We were discussing our gardens at work the other day, when Renai mentioned she had a whole heap of beetroot growing, and no idea what to do with it. On hearing that I still had to make beetroot salad (p175) she offered me some, which I accepted very readily.
I came home today with a bag of Renai's lovely fresh beetroot, gave them a quick scrub before putting them on to boil - roots and base of stalks attached. These were going to take a while to cook, which fit in quite nicely with cooking the soused fish (p118) I intended to serve with it.
If I were following the soused fish recipe correctly, I should have got a whole fish and cut it into steaks. I didn't see the point in that (how long would it take me to eat that many fish steaks?) so I figured I'd just buy a single fish steak and cook it in the same way. Salmon was one of the suggested fish, and salmon steaks aren't hard to come by, are they?
Well, I couldn't find any at the local supermarkets. Not this week, anyway. I wasn't in the mood to go traipsing all over town for a particular ingredient, so I just got a salmon fillet instead.
A quick Google search has given me a rough definition of 'sousing': it means 'to pickle or drench in liquid'. That's pretty much what I did here - placing the fish in a casserole dish, then covering with water and adding vinegar, herbs, salt and peppercorns, before putting it in a low oven for an hour or so (the recipe is for 1 1/2 hours, but it's also for a whole fish worth of steaks. I figured one hour would be plenty for a single fillet).
Oops: I just noticed that the fish was supposed to be covered while cooking. Oh well, too late now.
When the fish came out of the oven, I let it cool a little, the removed it from the cooking liquid (it doesn't say whether to do this or not; I just figured it would chill quicker) and placed it in the fridge. That's right: this fish is to be served cold.
Around the same time as I took out my fish, I took the beetroot off the heat. They looked like they were cooked - the skins seemed loose and wrinkly, which was a good sign.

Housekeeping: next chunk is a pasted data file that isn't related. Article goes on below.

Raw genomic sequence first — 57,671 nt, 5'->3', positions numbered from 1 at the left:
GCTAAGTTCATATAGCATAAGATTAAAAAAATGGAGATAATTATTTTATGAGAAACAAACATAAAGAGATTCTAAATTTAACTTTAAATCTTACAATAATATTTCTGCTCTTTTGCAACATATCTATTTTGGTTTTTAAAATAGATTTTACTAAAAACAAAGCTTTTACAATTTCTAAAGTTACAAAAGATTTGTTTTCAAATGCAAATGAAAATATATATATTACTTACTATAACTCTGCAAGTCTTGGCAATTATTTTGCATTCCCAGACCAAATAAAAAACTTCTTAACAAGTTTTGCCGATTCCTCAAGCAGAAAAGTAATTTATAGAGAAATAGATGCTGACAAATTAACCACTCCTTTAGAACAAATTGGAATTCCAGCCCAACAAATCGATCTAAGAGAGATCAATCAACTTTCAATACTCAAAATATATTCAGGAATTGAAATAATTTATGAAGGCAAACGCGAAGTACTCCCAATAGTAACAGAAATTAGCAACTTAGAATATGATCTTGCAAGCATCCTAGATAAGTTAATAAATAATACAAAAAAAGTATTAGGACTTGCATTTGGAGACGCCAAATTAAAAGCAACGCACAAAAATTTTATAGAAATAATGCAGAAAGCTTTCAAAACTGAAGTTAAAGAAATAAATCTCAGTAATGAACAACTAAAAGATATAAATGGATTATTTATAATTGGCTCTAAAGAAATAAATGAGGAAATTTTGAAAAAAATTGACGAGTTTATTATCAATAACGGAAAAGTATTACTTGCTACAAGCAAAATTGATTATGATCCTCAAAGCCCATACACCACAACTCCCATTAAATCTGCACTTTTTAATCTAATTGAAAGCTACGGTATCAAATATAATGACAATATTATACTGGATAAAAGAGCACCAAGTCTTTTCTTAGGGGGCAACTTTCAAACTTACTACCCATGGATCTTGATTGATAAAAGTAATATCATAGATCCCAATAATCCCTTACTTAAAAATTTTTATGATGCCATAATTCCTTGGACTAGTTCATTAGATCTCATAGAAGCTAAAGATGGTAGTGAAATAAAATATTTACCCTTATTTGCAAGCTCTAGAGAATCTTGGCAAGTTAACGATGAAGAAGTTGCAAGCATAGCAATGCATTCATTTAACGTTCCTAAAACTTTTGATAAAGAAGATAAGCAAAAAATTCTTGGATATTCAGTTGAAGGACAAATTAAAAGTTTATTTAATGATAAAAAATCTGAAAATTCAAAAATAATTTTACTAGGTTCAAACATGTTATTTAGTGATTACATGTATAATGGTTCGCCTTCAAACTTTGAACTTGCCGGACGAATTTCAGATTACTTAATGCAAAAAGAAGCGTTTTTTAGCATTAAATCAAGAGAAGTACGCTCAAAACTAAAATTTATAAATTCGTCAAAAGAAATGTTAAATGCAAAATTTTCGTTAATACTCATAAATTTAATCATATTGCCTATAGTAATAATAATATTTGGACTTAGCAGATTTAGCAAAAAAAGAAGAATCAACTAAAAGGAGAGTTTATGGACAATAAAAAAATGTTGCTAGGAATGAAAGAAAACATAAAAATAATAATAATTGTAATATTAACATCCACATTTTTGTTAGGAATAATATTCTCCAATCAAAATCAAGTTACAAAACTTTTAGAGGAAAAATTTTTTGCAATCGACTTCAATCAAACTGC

I drained the beetroot, and as soon as they were cool enough, I began to slip off the skins. They came off without difficulty - a definite improvement on previous attempts. When the skins, roots and stalks were removed, I had a bowl of tidy-looking little bits of beetroot - and hardly any purple splatters around my kitchen!
I cut the beetroot into wedges, then added the other ingredients: chopped spring onion, parsley, sugar dissolved in boiling water, salt and pepper, and a generous slosh of malt vinegar. I quickly tossed these together, and put the salad in the fridge to cool.
A little while later, I served myself up some of the salad, and about half of the salmon fillet, adhering strictly to the recipe with a garnish of lemon and parsley.
The salad didn't look quite as colourful, now that the beetroot had bled a reddish tinge into the spring onion, but that didn't matter: it was really pleasant to eat. The The beetroot was soft and tender, and the dressing was tangy, but not overpowering. Come to think of it, I might put some beetroot in my garden next year!
And the salmon? You'd think it would be weird, eating cold fish, but it's not. It's actually quite tasty - moist and juicy with a slight hint of vinegar. One part of my fish was slightly dry; this was the thickest part from the centre that wasn't quite covered with water during the cooking. Next time (yes, I might make this again) I'll make sure all the fish is totally immersed - and let's not forget the casserole dish is supposed to be covered durng the cooking, too! I also think it'd be better to chill the fish in the cooking liquid, instead of taking it out.
Popular posts this week
After several days of variations on the chilli con carne theme, I decided it was time for a change. I put the remaining chilli in the free...
There's a recipe in the 'breakfasts' chapter for Creamoata (p155). I hadn't given much thought to this, but I had a vague id...
Coq au vin (p148): a French recipe from the collection of international dishes. I gather that this can be roughly translated as 'chicken...
Everyone who hears about my Edmonds Challenge tells me their favourite recipes. It's always interesting to hear which ones people like a...
I thought I'd make myself something cool and refreshing for dessert last night. After a quick browse through the remaining cold dessert...
Well, actually my gravy did need sieving. But I'm getting ahead of myself here... This particular journey began - as so many do - wit...
Frankly, it's not great. If you leave your leftover pudding to eat the next day, the sauce congeals and the pudding dries out. Edible on...
I pulled out an old favourite last night: corned beef (p124). Since I've only ever cooked silverside in my crockpot, I was interested to...
Pumpkin soup (p89) was an obvious recipe to be making during my budget challenge; pumpkins are particularly cheap at the moment. Even so, ...
During the six-odd months I've been doing this challenge, there have been a few dishes that were absolute disasters. With most of these,...